What is Compassionate Conversational Experience?
What do we mean by the term compassionate conversational experience? When it comes to engaging with people over messaging channels, interacting compassionately is something we may reserve for human-to-human conversations, with chatbots reserved for handling simpler tasks. However, with the emergence of intelligent voice assistants such as Alexa and more sophisticated chatbots, designers are able to place compassion at the heart of conversational design. With a defined tone of voice and elegant phrasing, chatbots can take on a personality of their own.
But how are they being put to use? And what are the societal benefits?
Unsurprisingly, some of the best use cases of this empathetic technology are helping vulnerable people to stay connected, informed and heard.
- Virtual voice assistants that are helping people with accessibility issues (visual, cognitive, hearing, mobility.)
- Breaking down tech barriers (e.g. the Vodafone Idea Line, which lets people in India who may only have a basic phone still access the internet by calling the Google Assistant)
- Roo, the Planned Parenthood chatbot, helps teens get answers to questions they may feel too embarrassed to ask in person.
- Project Euphonia, which seeks to teach the Google Assistant how to understand people with non-standard speech (for example people with ALS)
I think the main question we need to ask ourselves as brand owners of care, sales, and marketing is: what can we learn from these examples? How can we use the same technology in exciting new ways to enrich the lives of our customers?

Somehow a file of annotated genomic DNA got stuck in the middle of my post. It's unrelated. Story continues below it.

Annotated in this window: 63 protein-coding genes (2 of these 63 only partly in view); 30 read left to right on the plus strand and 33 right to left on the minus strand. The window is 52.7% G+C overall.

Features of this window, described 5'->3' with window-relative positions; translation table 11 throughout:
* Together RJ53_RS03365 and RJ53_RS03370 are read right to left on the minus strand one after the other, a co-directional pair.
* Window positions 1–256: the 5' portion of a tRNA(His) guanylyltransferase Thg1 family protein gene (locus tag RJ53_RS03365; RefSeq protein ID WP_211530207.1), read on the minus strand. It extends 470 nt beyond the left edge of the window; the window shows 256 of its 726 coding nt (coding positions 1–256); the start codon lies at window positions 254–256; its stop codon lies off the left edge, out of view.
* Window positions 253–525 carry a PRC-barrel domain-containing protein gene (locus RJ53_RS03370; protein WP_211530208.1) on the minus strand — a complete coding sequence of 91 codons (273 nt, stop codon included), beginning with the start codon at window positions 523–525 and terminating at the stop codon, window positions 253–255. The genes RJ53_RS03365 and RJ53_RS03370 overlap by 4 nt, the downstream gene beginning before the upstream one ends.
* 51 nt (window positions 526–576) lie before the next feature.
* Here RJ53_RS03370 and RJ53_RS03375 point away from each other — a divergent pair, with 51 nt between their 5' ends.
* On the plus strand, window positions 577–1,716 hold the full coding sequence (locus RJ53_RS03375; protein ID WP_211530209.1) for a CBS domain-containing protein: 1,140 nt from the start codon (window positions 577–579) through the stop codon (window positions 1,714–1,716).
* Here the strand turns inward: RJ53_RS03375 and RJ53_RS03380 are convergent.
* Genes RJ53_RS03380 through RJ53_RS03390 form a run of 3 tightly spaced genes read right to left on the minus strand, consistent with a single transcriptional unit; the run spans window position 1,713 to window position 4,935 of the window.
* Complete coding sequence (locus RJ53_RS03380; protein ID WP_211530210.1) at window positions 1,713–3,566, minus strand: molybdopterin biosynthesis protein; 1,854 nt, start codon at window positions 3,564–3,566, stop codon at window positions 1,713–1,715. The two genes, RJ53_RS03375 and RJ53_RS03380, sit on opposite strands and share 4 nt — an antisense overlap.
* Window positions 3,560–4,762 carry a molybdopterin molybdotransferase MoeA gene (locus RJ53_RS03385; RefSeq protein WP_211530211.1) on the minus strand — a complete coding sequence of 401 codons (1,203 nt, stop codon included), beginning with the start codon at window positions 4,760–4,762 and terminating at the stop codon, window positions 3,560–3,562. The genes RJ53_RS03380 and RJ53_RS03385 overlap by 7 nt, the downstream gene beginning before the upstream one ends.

The current pandemic has awakened a whole new way of thinking about customer engagement. One that is based around having authentic, empathetic interactions. Creating conversational experiences can lead to boring, offensive, or just simply bad bots. Don't let that be your brand. Make sure you tune in to hear from one of the leading experts behind Google AI and conversational design.
Join Us for Round 2 of Conversations w/ Conversocial
When: Wednesday, April 22nd
Time: 10am PST
The topic of compassionate conversational experiences was suggested by Cathy for our upcoming Conversations w/ Conversocial. To say conversation design is a passion of hers is an understatement. Cathy built her first chatbot before chatbots were even a thing - 1984 to be precise - and now uses her experience to help people make the best conversational experiences possible.
We hope you can join Shane and Cathy for a fireside chat where you can pose any questions you may have along the way.
Here are some of the topics that will be open for discussion:
- What is a "compassion conversational experience" and why does it matter to you?
- What's different about building conversations than say, a website or an email?
- How does conversational AI combat accessibility issues and inclusion?
- How do you name a bot? How can you combat gender bias? How can your bot strike the right tone?
- Why a “bit-by-bit” experience delivers the right information, rather than all of the information
- Live Q&A
A bit more about Cathy…
Cathy Pearl is Head of Conversation Design Outreach at Google, and the author of the O'Reilly book, "Designing Voice User Interfaces". She's been designing and creating Voice User Interfaces (VUIs) for 20 years and is passionate about helping everyone make the best conversational experiences possible.
Past speaking engagements include Cannes Lion International Festival of Creativity, O’Reilly Bot Day, SXSW, and TechCrunch Disrupt. Previously, Cathy was VP of User Experience at Sensely, whose virtual nurse avatar helps people stay healthy. She has worked on everything from programming NASA helicopter pilot simulators to designing a conversational iPad app in which Esquire magazine's style columnist tells users what they should wear on a first date. She has an MS in Computer Science from Indiana University and a BS in Cognitive Science from UC San Diego.